Bone broths have been used by many cultures for hundreds of years and are given special emphasis among traditional food circles.
- Africans placed emphasis on bone broths for babies and small children
- Traditional societies favored bone broths for pregnant women due to the high nutrient content
- Europeans used stocks and broths for making soups and stews but also for preparing reductions, sauces and for braising meats and vegetables.
Broth vs. stock vs. bone broth?
Bone broth, broth and stock are built on the same basic foundation: water, meat, bones (or both), vegetables and seasonings. As it cooks, the liquid is typically skimmed and eventually the solids are removed by straining the stock with a fine mesh sieve or cheese cloth.
Contains meat and a small amount of fresh bones
Is simmered for about 45 minutes to 2 hours
It is very light in flavor, thin in texture and rich in protein
Contains roasted bones and a small amount of meat
Is simmered for 3 to 4 hours
Stock is rich in minerals and gelatin
Made with primarily bones and may contain meat
Is simmered for long periods of time – typically up to 24 hours
Bone broth is rich is minerals and amino acids
Best used in soups and stews
Bone broths are an excellent source of amino acids; primarily arginine, glycine and proline. Glycine plays a role in detoxification, it supports the nervous system and is used in the synthesis of hemoglobin and bile. Glycine also enhances digestion and helps regulate blood sugar. Proline, especially when paired with vitamin C, supports good skin health. Arginine is known to improve circulation and is beneficial for the health of our blood vessels. Bone broths are also rich in gelatin which improves collagen production, another boost for skin health. Gelatin is also a critical nutrient for good digestive health.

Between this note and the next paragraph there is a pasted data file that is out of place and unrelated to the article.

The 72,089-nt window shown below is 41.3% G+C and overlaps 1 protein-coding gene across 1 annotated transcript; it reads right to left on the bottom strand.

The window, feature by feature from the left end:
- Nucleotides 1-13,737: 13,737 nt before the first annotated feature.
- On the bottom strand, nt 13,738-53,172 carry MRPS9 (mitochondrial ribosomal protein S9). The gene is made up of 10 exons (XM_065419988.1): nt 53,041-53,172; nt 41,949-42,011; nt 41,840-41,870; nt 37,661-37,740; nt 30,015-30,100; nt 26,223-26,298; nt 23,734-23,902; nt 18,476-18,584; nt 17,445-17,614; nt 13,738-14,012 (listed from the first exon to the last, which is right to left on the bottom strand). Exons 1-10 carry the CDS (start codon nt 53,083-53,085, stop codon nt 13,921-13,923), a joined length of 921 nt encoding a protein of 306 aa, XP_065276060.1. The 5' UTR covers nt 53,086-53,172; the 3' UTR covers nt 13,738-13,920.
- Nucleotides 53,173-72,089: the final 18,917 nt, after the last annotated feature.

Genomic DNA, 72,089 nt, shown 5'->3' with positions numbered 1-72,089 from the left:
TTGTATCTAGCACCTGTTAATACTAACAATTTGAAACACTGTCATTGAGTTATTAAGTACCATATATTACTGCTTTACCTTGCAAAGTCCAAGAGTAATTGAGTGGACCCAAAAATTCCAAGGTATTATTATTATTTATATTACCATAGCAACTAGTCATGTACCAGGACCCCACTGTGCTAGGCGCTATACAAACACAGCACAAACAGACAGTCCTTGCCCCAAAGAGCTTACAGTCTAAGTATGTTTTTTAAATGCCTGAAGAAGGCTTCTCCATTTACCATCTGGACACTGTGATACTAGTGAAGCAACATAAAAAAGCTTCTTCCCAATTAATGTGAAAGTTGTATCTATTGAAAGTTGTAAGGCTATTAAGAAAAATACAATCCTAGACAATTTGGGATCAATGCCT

Preparation of Bone Broth:
It is best to use farm raised, pastured birds. This means not just “cage free” but birds that have the freedom to roam OUTDOORS allowing them adequate levels of vitamin D from sunlight and protein from the bugs they eat. It’s also helpful to use the bones of animals that have NOT been fed soy.
Chicken, turkey or beef parts/bones (2-3 lbs.)
4 L filtered water (do not use chlorinated tap water)
2 TBS apple cider vinegar
Vegetables -1 large peeled onion, 2 carrots, 3 stalks celery (and any other vegetables you have on hand – broccoli stalks, cabbage, etc.)
Sea salt to taste
Parsley – optional
- Place bones into a large stock pot (or slow cooker) with the water and vinegar.
- Add all vegetables except parsley to the pot.
- Let stand 30 minutes – 1 hour.
- Bring to a boil – remove the scum as it rises to the top (there is essentially no scum when using pastured birds).
- Reduce heat and simmer, covered, for 6-8 hours minimum and up to 24 hours. The longer you cook it the more flavor and nutrition it will have.
- Beef broth can go 36-48 hours; fish can only go 4-12.
- About 10 minutes before finishing the broth chop the parsley and add it to the stock for extra minerals.
- Add salt to taste.
- Removed the bones and vegetables with a slotted spoon. If you want a clear broth you can strain it through cheesecloth.
- Pour the broth in to glass containers and let cool to touch on the counter.
Store in the fridge for a few hours, or overnight, until the fat rises to the top and congeals. You can remove the fat and use it for cooking (because it’s saturated it will be stable at higher heats).